Building Saskatchewan 2023

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• Mentorship matters • Four generations of union pride • Addressing Saskatchewan’s labour challenges • Women in Trades and Technology hits the road • Saskatchewan Indian Institute of Technologies innovates in the trades 2023 PUBLICATIONS MAIL AGREEMENT #40934510

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3 Building Saskatchewan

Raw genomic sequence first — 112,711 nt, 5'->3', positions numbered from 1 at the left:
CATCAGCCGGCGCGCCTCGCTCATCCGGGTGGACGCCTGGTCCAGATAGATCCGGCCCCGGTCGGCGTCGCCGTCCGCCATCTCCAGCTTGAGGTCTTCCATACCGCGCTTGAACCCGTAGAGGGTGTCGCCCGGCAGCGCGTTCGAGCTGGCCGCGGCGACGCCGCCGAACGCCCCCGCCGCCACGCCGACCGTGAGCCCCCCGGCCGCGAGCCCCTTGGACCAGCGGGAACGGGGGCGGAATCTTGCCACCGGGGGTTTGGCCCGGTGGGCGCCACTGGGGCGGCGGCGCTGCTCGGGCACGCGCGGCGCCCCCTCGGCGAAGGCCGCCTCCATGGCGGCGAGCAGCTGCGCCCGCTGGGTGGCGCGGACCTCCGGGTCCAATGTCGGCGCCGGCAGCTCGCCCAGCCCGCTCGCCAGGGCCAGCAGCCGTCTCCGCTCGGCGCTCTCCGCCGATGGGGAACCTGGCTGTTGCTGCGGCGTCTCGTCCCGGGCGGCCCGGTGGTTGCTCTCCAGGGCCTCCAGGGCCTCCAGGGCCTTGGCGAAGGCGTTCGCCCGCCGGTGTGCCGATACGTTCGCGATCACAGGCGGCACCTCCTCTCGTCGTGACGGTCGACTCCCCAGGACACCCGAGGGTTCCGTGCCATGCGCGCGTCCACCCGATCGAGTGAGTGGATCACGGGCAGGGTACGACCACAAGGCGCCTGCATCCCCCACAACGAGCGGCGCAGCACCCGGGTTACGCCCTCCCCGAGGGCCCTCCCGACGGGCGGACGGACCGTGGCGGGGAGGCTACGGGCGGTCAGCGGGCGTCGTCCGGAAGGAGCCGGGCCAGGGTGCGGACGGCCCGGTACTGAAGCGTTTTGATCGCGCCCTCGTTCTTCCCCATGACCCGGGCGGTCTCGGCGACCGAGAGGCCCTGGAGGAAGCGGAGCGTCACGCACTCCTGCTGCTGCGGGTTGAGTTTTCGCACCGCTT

BAC Local 1 7 BC Building Trades Council 7 Best Western Plus Airport Inn & Suites 46 BFI Constructors 9 Building Trades of Alberta 5 Canada’s Building Trades Unions OBC CLR 8 Construction Opportunities Development Council Inc. 12 Coronet Hotel Prince Albert 46 D3H Hotels 44 Delta Hotel By Marriott –Bessborough/Saskatoon Downtown 46 Gold Eagle Lodge 45 International Association of Heat & Frost Insulators & Allied Workers Local 119 25 LiUNA 15 Manitoba Building Trades 33 Mosaic 20 Operative Plasterers & Cement Masons Local No. 222 ..... 13 PM Signs 31 Prince Albert Inn 44 SaskJobs IFC Saskatchewan Apprenticeship and Trade 19 Saskatchewan Construction Safety Association 17 Saskatchewan Federation of Labour 27 Saskatchewan Indian Institute of Technologies 35 SaskInteractive 7 SaskTel IBC Smart Canada 43 Smart Local No. 296 33 Teamsters Local Union No. 395 13 Trades NL ....................................................................................... 13 UA Local No. 179 5 Union Savings 37 Message from Trades President Wayne Worrall 4 Message from SBT Executive Director Dion Malakoff ............................................ 6 Message from Sean Strickland, Executive Director of Canada’s Building Trades Unions ......................................... 8 Message from Minister of Immigration and Career Training Jeremy Harrison .......................................................................... 10 Improved training and safety with virtual reality 11 CODC: More than just alcohol and drug policy 12 What to look for in pension plans ........................................................................... 14 Shifting ground in construction 16 Tiny homes project brings shelter and skills to Indigenous communities 18 PRO Care Employee and Family Assistance Program .......................................... 21 Women in Trades and Technology hits the road 22 Profile: Four generations of union pride 24 Sask Building Trades’ new website showcases what the trades have to offer 26 New thinking needed to address Saskatchewan’s labour challenges 28 Advancing women in the trades 30 Mentorship matters 32 Saskatchewan Indian Institute of Technologies innovates in the trades 34 There’s a great future in the trades........................................................................36 Canadian CCS leadership: An opportunity too important to lose 38 SMART celebrates 70 years of roofing in Canada 42 Hotel guide............................................................................................................. 44